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Combination effects of pyrethroids and neonicotinoids on development and survival of Chironomus riparius

Kunce, Warren, Josefsson, Sarah, Örberg, Jan, Johansson, Frank
Ecotoxicology and environmental safety 2015 v.122 pp. 426-431
Chironomus riparius, adulthood, adverse effects, agricultural land, aquatic organisms, deltamethrin, ecotoxicology, esfenvalerate, fecundity, freshwater, imidacloprid, insect larvae, instars, lethal concentration 50, monitoring, mortality, pyrethrins, rearing, risk, risk assessment, spray drift, stormwater, streams, surface water, thiacloprid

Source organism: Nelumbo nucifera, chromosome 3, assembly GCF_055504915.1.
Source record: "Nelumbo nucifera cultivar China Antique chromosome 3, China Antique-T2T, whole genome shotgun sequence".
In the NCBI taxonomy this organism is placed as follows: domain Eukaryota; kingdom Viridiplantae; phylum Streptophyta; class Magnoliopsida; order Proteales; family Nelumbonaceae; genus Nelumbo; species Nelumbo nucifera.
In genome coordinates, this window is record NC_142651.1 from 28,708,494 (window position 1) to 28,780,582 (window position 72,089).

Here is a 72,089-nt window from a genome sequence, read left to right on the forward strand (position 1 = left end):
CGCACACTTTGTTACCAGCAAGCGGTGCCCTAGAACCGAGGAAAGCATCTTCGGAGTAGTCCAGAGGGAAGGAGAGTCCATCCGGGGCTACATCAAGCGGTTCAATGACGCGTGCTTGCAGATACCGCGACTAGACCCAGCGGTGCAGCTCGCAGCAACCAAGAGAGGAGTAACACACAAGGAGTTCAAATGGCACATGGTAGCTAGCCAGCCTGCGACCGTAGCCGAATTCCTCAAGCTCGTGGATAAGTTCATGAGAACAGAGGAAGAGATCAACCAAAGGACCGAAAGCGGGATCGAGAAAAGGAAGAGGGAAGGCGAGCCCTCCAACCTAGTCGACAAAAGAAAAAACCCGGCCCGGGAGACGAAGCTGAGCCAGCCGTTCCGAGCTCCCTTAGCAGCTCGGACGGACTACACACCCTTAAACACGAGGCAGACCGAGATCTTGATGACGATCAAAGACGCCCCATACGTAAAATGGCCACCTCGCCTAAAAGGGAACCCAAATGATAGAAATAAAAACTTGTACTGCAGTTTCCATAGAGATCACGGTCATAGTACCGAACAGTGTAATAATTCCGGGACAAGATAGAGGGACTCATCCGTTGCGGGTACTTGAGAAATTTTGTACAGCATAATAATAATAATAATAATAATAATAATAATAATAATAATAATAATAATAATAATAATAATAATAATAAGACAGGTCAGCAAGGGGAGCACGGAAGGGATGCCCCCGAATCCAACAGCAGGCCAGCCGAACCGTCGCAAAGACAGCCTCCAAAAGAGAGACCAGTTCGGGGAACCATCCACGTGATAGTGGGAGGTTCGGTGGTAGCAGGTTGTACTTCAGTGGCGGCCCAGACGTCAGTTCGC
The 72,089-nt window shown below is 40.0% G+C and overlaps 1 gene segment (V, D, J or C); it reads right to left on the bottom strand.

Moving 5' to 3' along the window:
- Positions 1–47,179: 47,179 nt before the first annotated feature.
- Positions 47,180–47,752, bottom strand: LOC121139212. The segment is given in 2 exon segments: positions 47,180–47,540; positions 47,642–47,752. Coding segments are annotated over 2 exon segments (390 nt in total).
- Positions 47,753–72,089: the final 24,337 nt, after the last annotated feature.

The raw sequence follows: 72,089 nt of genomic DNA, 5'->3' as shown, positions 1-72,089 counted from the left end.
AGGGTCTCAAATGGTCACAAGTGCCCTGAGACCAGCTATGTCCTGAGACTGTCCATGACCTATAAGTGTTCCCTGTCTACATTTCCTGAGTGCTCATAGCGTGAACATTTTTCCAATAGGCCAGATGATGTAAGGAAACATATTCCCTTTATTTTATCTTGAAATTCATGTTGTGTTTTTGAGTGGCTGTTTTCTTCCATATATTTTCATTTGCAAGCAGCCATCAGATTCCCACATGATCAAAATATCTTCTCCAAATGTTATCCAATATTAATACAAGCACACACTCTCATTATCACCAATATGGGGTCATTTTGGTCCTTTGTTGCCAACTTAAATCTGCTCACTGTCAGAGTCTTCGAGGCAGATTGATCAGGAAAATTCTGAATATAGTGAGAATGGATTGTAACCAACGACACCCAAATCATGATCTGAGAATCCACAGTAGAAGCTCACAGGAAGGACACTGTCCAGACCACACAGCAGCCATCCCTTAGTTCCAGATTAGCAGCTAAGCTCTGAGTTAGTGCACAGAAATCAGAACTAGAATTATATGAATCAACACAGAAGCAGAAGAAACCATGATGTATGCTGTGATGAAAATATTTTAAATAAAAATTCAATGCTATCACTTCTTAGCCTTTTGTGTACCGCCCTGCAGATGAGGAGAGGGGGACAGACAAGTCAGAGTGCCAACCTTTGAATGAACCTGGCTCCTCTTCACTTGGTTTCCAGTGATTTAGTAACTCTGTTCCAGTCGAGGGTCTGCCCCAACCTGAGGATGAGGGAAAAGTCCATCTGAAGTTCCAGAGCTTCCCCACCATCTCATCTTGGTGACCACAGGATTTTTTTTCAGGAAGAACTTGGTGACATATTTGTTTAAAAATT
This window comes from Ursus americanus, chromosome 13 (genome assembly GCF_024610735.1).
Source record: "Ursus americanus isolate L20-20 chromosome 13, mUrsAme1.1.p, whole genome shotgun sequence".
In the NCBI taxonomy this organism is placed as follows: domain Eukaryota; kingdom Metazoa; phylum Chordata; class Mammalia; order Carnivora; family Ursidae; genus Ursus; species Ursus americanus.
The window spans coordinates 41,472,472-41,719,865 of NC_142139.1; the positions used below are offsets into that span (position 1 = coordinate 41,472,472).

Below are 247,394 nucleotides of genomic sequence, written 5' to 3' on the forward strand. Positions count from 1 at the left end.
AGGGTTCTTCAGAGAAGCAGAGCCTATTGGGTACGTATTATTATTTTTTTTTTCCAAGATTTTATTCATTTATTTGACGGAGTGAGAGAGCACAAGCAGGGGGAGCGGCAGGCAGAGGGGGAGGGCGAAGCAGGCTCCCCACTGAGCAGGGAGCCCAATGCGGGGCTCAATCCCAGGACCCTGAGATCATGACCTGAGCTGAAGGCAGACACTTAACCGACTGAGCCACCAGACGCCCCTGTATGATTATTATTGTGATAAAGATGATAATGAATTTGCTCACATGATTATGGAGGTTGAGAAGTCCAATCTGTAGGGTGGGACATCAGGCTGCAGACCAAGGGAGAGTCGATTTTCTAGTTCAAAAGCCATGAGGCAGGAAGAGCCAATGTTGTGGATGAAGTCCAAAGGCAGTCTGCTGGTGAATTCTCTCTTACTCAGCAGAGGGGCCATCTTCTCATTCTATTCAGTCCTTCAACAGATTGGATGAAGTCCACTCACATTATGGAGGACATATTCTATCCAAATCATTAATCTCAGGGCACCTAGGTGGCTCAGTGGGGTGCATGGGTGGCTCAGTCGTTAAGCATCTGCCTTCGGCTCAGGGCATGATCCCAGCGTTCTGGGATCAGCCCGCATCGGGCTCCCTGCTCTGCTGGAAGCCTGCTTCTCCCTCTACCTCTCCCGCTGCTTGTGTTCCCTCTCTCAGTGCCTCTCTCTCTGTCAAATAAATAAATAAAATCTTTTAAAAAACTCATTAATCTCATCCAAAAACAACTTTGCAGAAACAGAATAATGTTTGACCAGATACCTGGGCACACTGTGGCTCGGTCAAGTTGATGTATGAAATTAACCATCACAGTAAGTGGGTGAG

Standard ecotoxicological risk assessments are conducted on individual substances, however monitoring of streams in agricultural areas has shown that pesticides are rarely present alone. In fact, brief but intense pulse events such as storm water runoff and spray drift during application subject freshwater environments to complex mixtures of pesticides at high concentrations. This study investigates the potential risks to non-target aquatic organisms exposed to a brief but intense mixture of the neonicotinoid pesticides imidacloprid and thiacloprid and the pyrethroid pesticides deltamethrin and esfenvalerate, compared to single substance exposure. All four of these pesticides have been detected in surface waters at concentrations higher than benchmark values and both classes of pesticides are known to exert adverse effects on non-target aquatic organisms under single substance exposure scenarios. First instar midge larvae of the non-target aquatic organism, Chironomus riparius, were exposed to combinations of these four pesticides at 50% of their LC50 (96h) values in a 1h pulse. They were then reared to adulthood in uncontaminated conditions and assessed for survival, development time and fecundity. Our results show that the risk of disruption to survival and development of non-target aquatic organisms under this scenario is not negligible on account of the significant increases in mortality of C. riparius found in the majority of the pesticide exposures and the delays in development after pyrethroid exposure. While none of the deleterious effects appear to be amplified by combination of the pesticides, there is some evidence for antagonism. No effects on fecundity by any of the pesticide treatments were observed.